Finding code that explodes under symbolic evaluation

James Bornholt, Emina Torlak
[doi] [Google Scholar] [DBLP] [Citeseer] [url]
Read: 10 February 2021

Proc. ACM Program. Lang. 2(OOPSLA)
Association for Computing Machinery
New York, NY, USA
October 2018
Note(s): symbolic evaluation, symbolic execution, bounded model checking, Rosette solver, case splitting, state merging, verification profiling, verification performance
Papers: galea:arxiv:2018, torlak:pldi:2014, kuznetsov:pldi:2012

Like galea:arxiv:2018 (which is also worth a read), this paper looks at how to find verification bottlenecks in symbolic evaluation. They propose a symbolic profiling approach that works for any symbolic evaluator (symbolic executor, BMC or hybrids) and, using a simple but effective metric to rank hotspots, is effective at highlighting the root cause of the problem.

Symbolic profiling (SymPro)

  • Two resources: symbolic heap and symbolic evaluation graph
    • Heap = constants, terms, etc. (with hash-consing used to avoid duplicates)
    • Graph = paths and any merge points (DAG) from evaluation strategy
    • Track evolution: where are values created, accessed, sent to solver; how are paths merged at ctrl-flow joins.
    • Rank procedure calls by metrics about evolution
  • Model is general (to any forward symbolic evaluator: symbolic execution, BMC and hybrids), explainable (independent of internal details) and actionable (finds root causes)
  • Key insight: “effective symbolic evaluation involves maximizing (opportunities for) concrete evaluation while minimizing path explosion”.
  • Challenge: naïve time-profiling highlights the wrong part of the code: the consumption of symbolic terms, not the construction. (This reminds me of profiling lazy evaluation in Haskell.)

List of antipatterns in solver-aided code

  • Algorithmic
  • Representation
    • Irregular data structures that cause divergence in control flow. (IIRC, Rosette groups data structures by shape (they call it “type”) and merges flows that have the same shape.)
  • Concreteness
    • Failure leads to large evaluation graphs with many infeasible paths.
    • Introducing case splits can concretize symbolic values. Eg “if x == 0 { … 0 … } elsif x == 1 { … 1 … } else { … x … }” makes x concrete in the first two branches (and maybe the third option is an error case?) (Rosette’s for/all form does this (section 5.1))


  • Considered input-sensitive profiling [Coppa et al., 2012] but correlation between input size and performance is often poor for symbolic evaluation: inaccurate and noisy.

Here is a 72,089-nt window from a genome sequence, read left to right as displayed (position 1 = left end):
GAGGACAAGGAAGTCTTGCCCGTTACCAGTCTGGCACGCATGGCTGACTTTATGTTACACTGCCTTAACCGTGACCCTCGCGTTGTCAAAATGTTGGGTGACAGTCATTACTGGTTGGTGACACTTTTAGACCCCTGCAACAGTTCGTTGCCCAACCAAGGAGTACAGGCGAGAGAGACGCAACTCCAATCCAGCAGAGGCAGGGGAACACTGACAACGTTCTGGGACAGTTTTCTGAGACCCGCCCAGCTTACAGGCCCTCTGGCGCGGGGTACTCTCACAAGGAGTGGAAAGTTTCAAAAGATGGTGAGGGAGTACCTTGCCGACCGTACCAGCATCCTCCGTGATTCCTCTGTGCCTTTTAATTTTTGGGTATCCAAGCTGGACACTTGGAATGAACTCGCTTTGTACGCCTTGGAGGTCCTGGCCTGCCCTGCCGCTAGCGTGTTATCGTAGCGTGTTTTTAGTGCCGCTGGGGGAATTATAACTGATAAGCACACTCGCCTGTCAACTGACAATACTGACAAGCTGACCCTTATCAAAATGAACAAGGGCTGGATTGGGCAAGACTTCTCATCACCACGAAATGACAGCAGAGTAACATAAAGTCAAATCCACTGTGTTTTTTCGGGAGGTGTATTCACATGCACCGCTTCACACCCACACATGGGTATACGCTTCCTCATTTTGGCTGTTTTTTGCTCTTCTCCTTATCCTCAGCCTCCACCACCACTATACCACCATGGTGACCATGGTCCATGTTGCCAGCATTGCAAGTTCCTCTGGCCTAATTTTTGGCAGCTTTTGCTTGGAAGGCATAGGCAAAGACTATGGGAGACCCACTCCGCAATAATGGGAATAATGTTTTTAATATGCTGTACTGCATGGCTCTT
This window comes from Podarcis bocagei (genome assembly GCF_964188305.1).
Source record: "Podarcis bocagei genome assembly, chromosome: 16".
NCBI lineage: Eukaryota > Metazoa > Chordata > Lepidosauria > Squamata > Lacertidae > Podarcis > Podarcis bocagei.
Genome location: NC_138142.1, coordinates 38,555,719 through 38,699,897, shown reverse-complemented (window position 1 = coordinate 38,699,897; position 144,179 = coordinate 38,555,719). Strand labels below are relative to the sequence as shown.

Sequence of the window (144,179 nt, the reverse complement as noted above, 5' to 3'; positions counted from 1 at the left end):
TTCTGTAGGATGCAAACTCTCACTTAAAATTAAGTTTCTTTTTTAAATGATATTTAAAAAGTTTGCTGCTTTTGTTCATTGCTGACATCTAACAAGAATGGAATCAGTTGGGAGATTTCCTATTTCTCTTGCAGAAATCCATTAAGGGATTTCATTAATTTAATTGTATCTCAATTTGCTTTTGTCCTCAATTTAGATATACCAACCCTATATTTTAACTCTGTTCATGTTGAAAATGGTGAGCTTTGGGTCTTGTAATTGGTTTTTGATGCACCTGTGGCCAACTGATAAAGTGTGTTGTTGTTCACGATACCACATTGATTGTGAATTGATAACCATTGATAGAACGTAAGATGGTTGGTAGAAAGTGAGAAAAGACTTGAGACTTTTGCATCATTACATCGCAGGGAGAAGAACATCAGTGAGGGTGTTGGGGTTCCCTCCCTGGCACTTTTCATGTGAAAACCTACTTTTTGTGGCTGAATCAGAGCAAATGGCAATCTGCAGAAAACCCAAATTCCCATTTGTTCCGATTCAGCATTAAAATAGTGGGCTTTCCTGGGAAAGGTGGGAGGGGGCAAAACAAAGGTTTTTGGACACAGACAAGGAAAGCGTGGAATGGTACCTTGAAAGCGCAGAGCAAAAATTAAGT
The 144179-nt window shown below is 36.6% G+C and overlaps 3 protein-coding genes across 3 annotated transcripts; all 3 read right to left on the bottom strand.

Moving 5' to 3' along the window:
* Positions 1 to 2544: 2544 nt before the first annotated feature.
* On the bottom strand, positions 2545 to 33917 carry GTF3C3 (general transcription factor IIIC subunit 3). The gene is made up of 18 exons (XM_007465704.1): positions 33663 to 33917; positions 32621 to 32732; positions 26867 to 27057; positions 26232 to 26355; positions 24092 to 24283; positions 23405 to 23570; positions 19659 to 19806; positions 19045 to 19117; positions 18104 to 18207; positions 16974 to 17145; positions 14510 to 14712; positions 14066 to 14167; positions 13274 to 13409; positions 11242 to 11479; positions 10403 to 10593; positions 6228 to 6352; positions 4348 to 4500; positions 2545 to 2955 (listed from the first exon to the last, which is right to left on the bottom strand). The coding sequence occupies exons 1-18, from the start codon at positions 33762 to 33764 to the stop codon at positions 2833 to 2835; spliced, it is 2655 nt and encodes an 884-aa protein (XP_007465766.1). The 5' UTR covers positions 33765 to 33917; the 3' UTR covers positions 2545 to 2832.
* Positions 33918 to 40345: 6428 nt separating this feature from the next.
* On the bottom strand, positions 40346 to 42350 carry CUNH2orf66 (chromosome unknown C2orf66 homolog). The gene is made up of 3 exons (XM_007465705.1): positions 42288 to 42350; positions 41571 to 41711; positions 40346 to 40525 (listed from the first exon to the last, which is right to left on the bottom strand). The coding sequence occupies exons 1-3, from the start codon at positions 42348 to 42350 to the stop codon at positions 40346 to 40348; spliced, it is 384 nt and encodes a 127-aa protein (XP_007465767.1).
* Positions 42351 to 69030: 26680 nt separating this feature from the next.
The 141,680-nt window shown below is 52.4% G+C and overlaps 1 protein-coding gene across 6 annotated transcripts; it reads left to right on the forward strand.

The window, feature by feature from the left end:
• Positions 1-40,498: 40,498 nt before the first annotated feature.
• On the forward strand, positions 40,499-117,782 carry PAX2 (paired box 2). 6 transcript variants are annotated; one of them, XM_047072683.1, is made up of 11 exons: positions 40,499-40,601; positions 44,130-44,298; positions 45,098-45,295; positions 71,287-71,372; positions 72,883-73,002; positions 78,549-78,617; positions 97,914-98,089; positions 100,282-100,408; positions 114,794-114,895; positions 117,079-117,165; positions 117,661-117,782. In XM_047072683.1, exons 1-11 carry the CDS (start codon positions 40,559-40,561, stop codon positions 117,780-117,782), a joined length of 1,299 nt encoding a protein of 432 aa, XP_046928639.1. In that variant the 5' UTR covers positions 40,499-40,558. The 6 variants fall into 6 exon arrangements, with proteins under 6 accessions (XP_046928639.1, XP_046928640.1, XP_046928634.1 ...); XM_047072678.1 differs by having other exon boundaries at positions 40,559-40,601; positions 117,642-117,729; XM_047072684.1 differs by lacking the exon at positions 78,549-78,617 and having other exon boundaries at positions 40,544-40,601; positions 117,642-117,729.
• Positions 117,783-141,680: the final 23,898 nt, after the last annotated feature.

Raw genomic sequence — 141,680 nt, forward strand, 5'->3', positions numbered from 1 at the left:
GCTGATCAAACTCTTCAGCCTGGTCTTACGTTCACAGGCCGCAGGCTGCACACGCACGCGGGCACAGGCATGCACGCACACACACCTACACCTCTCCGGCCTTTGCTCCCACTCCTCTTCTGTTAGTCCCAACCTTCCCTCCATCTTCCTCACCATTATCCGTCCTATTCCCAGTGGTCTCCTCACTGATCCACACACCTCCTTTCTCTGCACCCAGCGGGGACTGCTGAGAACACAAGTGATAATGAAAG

• Considered path-based profiling kuznetsov:pldi:2012: rank functions based on number of infeasible paths explored and size of path conditions. But infeasible paths are not always the problem and measuring feasibility is expensive (uses solver); and does not work for BMC.
  • These lead them to heap + graph model (above).
    • Symbolic profiler interface (I have transliterated the interface into pseudo-Rust).
      • mkTerm(Vec) -> term
      • step(state, Vec) -> Vec
      • merge(srcloc, Vec) -> state
      • solve(srcloc, expr) -> bool


  • Flamegraph: time vs. call stack colour-coded by a score
  • Score computed from five statistics
    • wall-clock time; #terms created; #unused terms; union size (sum of out-degrees); merge cases (sum of in-degrees). (See figure 3.)
    • Calculation of overall score: normalize the five statistics to range 0.0 .. 1.0; sum results
    • Experiment with machine-learning ranking scheme had high recall but poor precision (many false positives) - so manual scheme is default.

Extensive empirical evaluation

  • Ferrite crash-safe file system
  • Cosette SQL query system
  • Neutrons (radiotherapy system)
  • Also Bonsai (checks soundness of type systems), Quivela (verifies security of crypto protocols), Fluidics (synthesizes microfluidics protocols), RTR (Refinement typechecker for Ruby).
  • Evaluates which of the metrics are most reliable in ranking bottlenecks.
  • User study: time taken to identify performance issue: 4 benchmarks, with/without SymPro. (A bit small for statistical significance
  • Implemented on both Rosette and Jalangi. Tried on red-black tree, calculator parser and BDD.
    • Highlights idea of using SymPro to develop efficient formal models of libraries and frameworks. (Because optimizing for reasoning and optimizing for concrete execution can require conflicting changes.)

Bounded model-checking, Case splitting, Symbolic evaluation, Symbolic execution, Verification performance of code, Verification profiling of code

  • Evaluating manual intervention to address the challenges of bug finding with KLEE [galea:arxiv:2018]